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Science-Policy Conference: Nutrient Management (Chicago, IL)

CGLI attended the Environmental Law and Policy Center’s 2015 Science-Policy Confluence Conference on March 26-27, 2015. This year’s topic was nutrient management. Sixty-seven people attended. Those attending included 18 representatives of environmental NGO organizations, 21 from academic institutions, 12 from government agencies, 2 from consulting companies, 5 practicing attorneys, 3 journalists, 2 from industry, and 4 members of the ELPC staff.

The conference focused on algal bloom experiences in the Great Lakes, primarily within the western basin of Lake Erie. Scientists presented data and analytical results that characterized the known or postulated causes of algal blooms, and other presenters offered information about best practices on agricultural lands and proposed policy measures. Presentations by EPA Region 5 Administrator Susan Hedman and EPA Region 5 Water Division Director Tinka Hyde made it clear that the agency is directing states to tighten nutrient release limitations on point sources while they work with non-point sources to reduce phosphorus loadings to all surface waters in the region. TMDLs and nutrient water quality criteria were identified as primary tools to be used by the agency.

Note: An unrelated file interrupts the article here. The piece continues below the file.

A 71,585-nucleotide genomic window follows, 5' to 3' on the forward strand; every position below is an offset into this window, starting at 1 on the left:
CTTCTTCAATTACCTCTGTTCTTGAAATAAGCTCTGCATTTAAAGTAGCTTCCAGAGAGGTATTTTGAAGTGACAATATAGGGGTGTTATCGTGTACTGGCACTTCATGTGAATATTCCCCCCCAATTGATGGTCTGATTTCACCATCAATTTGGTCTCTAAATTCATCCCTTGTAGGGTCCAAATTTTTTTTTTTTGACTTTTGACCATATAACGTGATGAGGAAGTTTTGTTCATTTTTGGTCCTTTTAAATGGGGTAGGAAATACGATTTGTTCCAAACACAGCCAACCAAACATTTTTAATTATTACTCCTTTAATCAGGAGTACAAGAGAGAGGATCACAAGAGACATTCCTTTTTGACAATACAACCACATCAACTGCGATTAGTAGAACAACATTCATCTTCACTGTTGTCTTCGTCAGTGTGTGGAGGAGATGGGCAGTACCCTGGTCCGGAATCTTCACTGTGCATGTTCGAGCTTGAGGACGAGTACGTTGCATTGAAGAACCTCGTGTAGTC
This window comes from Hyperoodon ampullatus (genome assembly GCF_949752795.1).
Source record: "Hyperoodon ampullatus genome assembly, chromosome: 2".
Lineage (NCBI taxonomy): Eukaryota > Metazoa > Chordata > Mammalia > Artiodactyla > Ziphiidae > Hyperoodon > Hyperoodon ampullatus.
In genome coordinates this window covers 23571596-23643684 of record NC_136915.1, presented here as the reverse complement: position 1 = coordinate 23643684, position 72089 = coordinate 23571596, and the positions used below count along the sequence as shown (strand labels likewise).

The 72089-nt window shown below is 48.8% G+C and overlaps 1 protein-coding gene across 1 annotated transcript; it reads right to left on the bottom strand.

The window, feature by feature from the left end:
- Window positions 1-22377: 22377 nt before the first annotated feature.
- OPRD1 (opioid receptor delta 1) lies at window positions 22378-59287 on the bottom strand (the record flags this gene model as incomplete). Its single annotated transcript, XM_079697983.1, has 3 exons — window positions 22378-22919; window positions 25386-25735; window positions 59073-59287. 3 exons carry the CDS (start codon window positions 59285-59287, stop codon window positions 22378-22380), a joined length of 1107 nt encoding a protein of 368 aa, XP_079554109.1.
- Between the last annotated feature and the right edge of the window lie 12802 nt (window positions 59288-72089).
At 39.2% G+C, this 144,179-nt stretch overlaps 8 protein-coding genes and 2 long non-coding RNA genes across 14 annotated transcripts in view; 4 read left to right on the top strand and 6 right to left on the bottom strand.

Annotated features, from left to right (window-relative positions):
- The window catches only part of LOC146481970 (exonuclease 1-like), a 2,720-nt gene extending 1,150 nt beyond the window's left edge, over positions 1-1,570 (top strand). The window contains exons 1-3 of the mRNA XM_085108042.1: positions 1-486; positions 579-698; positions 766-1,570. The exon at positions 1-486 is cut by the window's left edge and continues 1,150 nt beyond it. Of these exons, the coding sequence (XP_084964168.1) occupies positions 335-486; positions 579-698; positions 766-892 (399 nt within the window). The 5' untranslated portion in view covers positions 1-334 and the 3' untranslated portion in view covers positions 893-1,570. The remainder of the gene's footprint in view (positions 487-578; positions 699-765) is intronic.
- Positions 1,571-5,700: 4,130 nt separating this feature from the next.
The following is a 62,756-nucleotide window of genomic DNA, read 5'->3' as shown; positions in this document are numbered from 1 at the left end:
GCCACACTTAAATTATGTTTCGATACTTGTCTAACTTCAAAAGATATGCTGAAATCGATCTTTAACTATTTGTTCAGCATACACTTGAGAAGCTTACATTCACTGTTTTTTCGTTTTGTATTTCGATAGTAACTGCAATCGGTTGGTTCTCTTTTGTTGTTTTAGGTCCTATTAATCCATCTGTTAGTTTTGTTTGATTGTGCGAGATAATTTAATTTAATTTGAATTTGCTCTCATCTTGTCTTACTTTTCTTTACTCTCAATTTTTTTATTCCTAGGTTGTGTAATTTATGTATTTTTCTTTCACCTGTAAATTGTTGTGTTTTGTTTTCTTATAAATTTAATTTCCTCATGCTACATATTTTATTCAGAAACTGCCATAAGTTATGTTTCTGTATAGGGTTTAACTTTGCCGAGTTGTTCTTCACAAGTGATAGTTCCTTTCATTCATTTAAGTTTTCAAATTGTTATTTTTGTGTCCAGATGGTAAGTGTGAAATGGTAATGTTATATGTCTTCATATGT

Various conference participants advocated for certain important policy needs to address excess nutrients in the Great Lakes. Among other things, recommended policies included:

  • Regulatory frameworks that force a more coordinated approach to controlling both point and non-point sources. Such a system should lead to broader acceptance of “trading” or “adaptive management” regulatory programs, which provide for permits and other legal agreements to require conservation and other land practices that substitute for point source discharge controls and/or treat non-point sources as point sources for management and enforcement purposes.
  • Higher level policy measures that would radically change agricultural (and North American dietary) cultures. Such measures, for example, might result in less “high phosphorus demand corn” being grown in the region. Other measures might include shifting from a meat eating culture to a Mediterranean style diet, which requires the growth of alternative crops not so dependent on phosphorus.

The expected outcome from the conference and how it will influence policy direction within the Great Lakes region is unclear. Additional detail is available will be posted soon on CGLI’s website and in the meantime is available on request.